So where does this leave us as travelers? The first thing to remember, of course, is that any concerns we might have pale into insignificance when compared to the many resident Iranians who disagree with the regime, but who have little scope for speaking out.
Mostly, for those wanting to visit, it’s the ‘getting there’ part that is the hassle. Firstly, the US has no diplomatic relations with Iran, so Americans can only visit as part of a tour group. The same rule applies to UK citizens, although a British embassy did re-open in Tehran in August 2015.
After many years of international sanctions, which have squeezed the Iranian economy almost to breaking point, there was something of a rapprochement under the recent presidency of Hassan Rouhani. This resulted in the much-feted “Nuclear Deal’ of 2015/16, in which Iran agreed to reign in nuclear activity in return for an easing of economic sanctions.
Any progress on that front, however, was rolled back in summer 2018 when President Trump, after months of rhetoric, eventually pulled out of the Obama-era agreement. Coupled with Trump’s much criticized ‘travel ban,’ which has also been labeled a ‘Muslim ban’ for the fact that it primarily targets Muslim-majority countries, we’re back to a situation where diplomatic relations are as strained as ever.
And as a result of the new sanctions imposed by the US on Iran, British Airways and a host of other European carriers put a halt on their direct flights to Tehran. The movement of people to and from the west is as tricky now as ever.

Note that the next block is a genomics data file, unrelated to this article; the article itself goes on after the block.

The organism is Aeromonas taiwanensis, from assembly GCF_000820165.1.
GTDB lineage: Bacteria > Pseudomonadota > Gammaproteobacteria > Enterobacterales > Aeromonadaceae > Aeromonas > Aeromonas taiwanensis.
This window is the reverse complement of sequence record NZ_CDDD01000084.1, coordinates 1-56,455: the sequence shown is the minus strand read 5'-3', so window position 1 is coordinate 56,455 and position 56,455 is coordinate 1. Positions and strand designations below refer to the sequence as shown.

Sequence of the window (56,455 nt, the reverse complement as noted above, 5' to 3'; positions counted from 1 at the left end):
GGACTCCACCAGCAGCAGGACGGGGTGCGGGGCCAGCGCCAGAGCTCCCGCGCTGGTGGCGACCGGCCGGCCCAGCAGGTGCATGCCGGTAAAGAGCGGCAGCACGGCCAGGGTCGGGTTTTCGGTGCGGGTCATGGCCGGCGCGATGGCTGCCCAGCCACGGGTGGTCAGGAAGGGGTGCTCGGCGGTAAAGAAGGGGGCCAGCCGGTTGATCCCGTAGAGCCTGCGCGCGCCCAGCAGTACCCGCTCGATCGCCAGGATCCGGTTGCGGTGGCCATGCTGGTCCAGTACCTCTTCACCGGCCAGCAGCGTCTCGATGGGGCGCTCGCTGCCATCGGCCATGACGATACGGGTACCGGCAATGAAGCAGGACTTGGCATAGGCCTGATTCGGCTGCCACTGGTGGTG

For non-British Europeans, it’s still relatively easy to get visas, and to travel via indirect flights through Istanbul or Kiev or elsewhere. If we do visit, we can expect things on the ground to remain much the same as before.
It’s almost a cliché by now, but Iranians are perhaps the friendliest people in the world, and just about anyone that has been will testify enthusiastically to this. One does have to be respectful, as always in such a conservative Islamic society. Women should cover their head and wear loose clothing, and men should avoid shorts. Alcohol is out of the question, and conversations about religion generally best avoided with strangers.
There are police—and secret police—everywhere, but if you’re following the rules and simply touring around, you’ll have no issues. Iran is not a dangerous place as such—rates of petty crime are extremely low, and the risk of a terrorist attack is much less than in major European cities like Paris and London.
And let’s not forget this is truly a remarkable country; inimitably rich in history and natural beauty, and home to some of the oldest civilizations on earth. All those places that you’ve heard about—Persepolis and Shiraz, the mosques of Esfahan, the Silk Road, the desert city of Yazd, the ski slopes of the Alborz and the otherworldiness of Qeshm island—they’re absolutely worth the hype.
Had I listened to the advice of the UK Foreign Office, I would never have gone to follow the river Karun. I’ve written elsewhere about the inherent importance of these government bodies (FCO, State Department and equivalents), but they also deal in generalizations, and nuances get lost. The challenges posed by a visit to Iran now, even for Americans and Brits, is still more logistical than anything else.
The best memories of my travels in Iran are from the time spent with Iranians, on the streets and in their homes. The film that Tom and I made was designed as our offering to the canon of alternative narratives from the country; adding much-needed humanity to a much-demonized country. Four years later, and in the current global climate, such storytelling seems even more important. If you look beyond the politics, deep into the heart of Iran, you find a very special place indeed.